The Work Opportunity Tax Credit (WOTC) was set to expire at the end of 2019 but was extended through 2020. This nonrefundable credit is awarded to businesses who hire individuals from groups that have traditionally faced barriers to employment like food stamp recipients, veterans, and ex-felons. Businesses can receive up to 25% of the eligible employee’s wages, or up to $9,600 total for each qualifying new hire.

Credit for Small Employer Health Insurance Premiums

Small businesses – those that average fewer than 25 full-time employees – may be eligible for a tax credit when they purchase their insurance through the Small Business Health Options Marketplace. Businesses can only take this credit for two consecutive years, so it’s important you determine the optimal time to file your claims.

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Paid Leave Tax Credits

The CARES Act created new incentives for businesses that provide paid medical or family leave to workers impacted by the coronavirus. These credits are refundable, so they are especially beneficial to businesses whose operations have been stunted from the recession. The credit is calculated at 2/3 of the employee’s pay, but the specifics of each credit vary, so you will need to understand when paid leave qualifies as “paid sick leave” or “paid family leave.”

Energy Efficient Tax Incentives

Section 45L provides a $2,000 tax credit to contractors for each energy efficient home they build through the end of 2020. This credit is per dwelling unit, so contractors that have continued to build residential homes during the recession may be rewarded with a large tax credit come year-end. Section 179D is a similar incentive that gives a deduction to owners of new or existing buildings who make certain tax-efficient upgrades like new interior lighting or improved heating or cooling systems. This deduction is between $.60 and $1.80 per square foot of the affected buildings.

Look at Extended Payment and Filing Date Options

Victims of natural disasters are often relieved from federal tax filing burdens for a period after the disaster occurs. For example, victims of Hurricane Sally were given additional time to file and pay taxes that were originally due between September 14, 2020 and January 15, 2021. This includes income tax, payroll tax, excise tax, and others. The IRS keeps a comprehensive list of tax relief opportunities for disaster victims on their website. Though the taxes will come due eventually, you can receive a multi-month deferment of those taxes and can use that cash to shore up operational deficiencies in the interim.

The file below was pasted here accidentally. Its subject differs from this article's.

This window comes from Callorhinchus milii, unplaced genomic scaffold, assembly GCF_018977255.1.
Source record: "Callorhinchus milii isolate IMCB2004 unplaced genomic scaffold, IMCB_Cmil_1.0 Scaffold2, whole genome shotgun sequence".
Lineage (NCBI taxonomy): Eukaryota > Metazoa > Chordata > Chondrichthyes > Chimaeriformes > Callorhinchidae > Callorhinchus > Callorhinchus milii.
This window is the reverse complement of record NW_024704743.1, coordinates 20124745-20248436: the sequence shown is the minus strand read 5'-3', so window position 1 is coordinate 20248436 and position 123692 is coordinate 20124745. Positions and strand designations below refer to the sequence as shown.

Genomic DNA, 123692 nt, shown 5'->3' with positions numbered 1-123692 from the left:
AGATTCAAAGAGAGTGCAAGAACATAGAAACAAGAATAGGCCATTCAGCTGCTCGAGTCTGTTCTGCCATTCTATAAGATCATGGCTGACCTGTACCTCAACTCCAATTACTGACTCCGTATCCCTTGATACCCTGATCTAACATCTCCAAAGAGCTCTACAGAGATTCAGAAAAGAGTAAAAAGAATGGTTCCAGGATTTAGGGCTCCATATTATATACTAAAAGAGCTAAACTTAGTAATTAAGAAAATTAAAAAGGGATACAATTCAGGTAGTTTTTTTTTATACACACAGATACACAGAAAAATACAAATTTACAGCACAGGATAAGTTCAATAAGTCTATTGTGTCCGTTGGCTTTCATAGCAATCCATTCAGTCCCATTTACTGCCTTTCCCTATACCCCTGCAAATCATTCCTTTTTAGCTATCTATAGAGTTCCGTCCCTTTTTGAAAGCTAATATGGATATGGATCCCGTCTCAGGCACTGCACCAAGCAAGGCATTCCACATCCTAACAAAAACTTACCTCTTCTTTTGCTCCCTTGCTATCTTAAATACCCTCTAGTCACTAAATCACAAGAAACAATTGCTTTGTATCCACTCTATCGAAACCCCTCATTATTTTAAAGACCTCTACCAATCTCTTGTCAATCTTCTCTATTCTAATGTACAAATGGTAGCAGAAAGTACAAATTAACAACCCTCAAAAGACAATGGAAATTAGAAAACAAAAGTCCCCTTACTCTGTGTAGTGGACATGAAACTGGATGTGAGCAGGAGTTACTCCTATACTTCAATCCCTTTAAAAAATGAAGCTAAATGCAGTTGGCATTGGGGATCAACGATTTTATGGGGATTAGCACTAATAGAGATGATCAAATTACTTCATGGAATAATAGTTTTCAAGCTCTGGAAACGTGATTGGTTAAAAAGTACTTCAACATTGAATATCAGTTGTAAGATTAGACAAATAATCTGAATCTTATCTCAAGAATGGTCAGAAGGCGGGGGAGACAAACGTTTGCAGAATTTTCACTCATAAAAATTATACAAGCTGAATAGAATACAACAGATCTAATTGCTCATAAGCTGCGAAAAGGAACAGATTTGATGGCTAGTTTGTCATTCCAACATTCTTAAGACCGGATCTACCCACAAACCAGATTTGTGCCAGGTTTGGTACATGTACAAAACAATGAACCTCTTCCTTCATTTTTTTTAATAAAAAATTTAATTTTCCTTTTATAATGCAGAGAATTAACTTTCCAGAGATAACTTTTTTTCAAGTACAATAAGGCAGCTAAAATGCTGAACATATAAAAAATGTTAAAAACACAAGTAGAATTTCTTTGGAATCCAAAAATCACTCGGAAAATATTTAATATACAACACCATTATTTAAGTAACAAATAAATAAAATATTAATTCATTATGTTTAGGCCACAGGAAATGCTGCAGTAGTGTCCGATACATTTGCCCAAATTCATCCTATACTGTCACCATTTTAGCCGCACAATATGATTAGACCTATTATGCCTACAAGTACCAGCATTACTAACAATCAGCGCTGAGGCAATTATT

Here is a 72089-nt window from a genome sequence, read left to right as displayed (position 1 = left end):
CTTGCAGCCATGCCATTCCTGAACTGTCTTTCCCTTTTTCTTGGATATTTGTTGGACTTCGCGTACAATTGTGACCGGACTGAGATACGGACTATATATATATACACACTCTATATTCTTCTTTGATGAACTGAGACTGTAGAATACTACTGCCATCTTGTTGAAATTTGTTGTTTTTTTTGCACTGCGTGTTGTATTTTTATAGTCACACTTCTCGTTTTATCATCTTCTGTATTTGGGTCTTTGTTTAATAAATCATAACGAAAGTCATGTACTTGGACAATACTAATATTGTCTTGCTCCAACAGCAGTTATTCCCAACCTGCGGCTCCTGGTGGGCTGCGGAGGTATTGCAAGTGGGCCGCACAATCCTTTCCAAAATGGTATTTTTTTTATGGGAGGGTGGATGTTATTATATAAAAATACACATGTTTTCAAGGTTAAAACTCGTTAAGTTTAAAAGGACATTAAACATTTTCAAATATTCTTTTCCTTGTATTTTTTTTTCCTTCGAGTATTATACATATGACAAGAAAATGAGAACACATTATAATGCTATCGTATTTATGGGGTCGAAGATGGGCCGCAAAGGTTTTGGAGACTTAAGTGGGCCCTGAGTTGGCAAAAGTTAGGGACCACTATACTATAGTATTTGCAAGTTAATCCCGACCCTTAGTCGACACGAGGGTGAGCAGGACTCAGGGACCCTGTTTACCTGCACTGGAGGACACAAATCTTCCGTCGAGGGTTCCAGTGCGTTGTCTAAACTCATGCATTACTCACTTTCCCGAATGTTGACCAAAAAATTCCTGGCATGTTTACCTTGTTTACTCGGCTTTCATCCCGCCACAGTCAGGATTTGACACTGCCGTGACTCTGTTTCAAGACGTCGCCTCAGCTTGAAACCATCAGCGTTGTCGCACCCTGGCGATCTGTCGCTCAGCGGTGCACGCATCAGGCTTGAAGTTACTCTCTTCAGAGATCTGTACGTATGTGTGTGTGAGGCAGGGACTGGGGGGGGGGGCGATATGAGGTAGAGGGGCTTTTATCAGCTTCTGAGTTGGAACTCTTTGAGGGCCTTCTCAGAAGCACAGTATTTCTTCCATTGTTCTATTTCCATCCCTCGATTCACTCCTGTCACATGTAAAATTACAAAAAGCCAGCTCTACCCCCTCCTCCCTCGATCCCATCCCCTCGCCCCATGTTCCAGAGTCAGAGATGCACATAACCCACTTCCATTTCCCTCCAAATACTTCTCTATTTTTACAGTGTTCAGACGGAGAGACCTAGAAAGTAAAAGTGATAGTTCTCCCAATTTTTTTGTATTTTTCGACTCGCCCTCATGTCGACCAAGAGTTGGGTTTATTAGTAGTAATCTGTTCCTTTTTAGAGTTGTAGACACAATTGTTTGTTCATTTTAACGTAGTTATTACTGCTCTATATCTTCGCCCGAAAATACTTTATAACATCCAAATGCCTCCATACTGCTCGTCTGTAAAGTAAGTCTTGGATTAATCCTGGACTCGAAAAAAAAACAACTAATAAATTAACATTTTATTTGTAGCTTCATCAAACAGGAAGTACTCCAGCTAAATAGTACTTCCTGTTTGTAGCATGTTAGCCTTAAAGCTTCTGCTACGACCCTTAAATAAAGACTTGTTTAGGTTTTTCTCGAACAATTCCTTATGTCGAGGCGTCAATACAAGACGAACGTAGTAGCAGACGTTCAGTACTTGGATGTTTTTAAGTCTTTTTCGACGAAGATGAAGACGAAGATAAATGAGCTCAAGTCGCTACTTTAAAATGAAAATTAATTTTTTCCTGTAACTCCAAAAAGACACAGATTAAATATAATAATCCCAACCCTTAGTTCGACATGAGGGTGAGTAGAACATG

Casualty losses may also be an option. In general, casualty losses for businesses are fully deductible as general business losses. But casualty losses are also available for individuals. Personal casualty losses are often the last tax relief to be considered because (1) potential losses must be reduced by insurance proceeds or any other reimbursement received, and (2) they are only deductible if the losses are attributable to a federally-declared disaster. Additionally, personal casualty losses must be claimed as itemized deductions, which means that individuals who do not itemize will see no benefit.

Adjust Expectations

Long-held assumptions about business operations may need to change. For example, businesses that typically see a spike in revenue during the holidays may not experience that same spike in 2020 or even 2021. Businesses should adjust their budgets and projections accordingly. You may want to run through different scenarios with them to prepare for all possible outcomes. If you have a dynamic tax planning software like the cloud tax and accounting software designed at Corvee, you can run multiple different revenue scenarios to see how well you fare. You can also revise your tax plans to be better chameleons; you can adapt to your new surroundings so you can better position yourself to be successful in the future.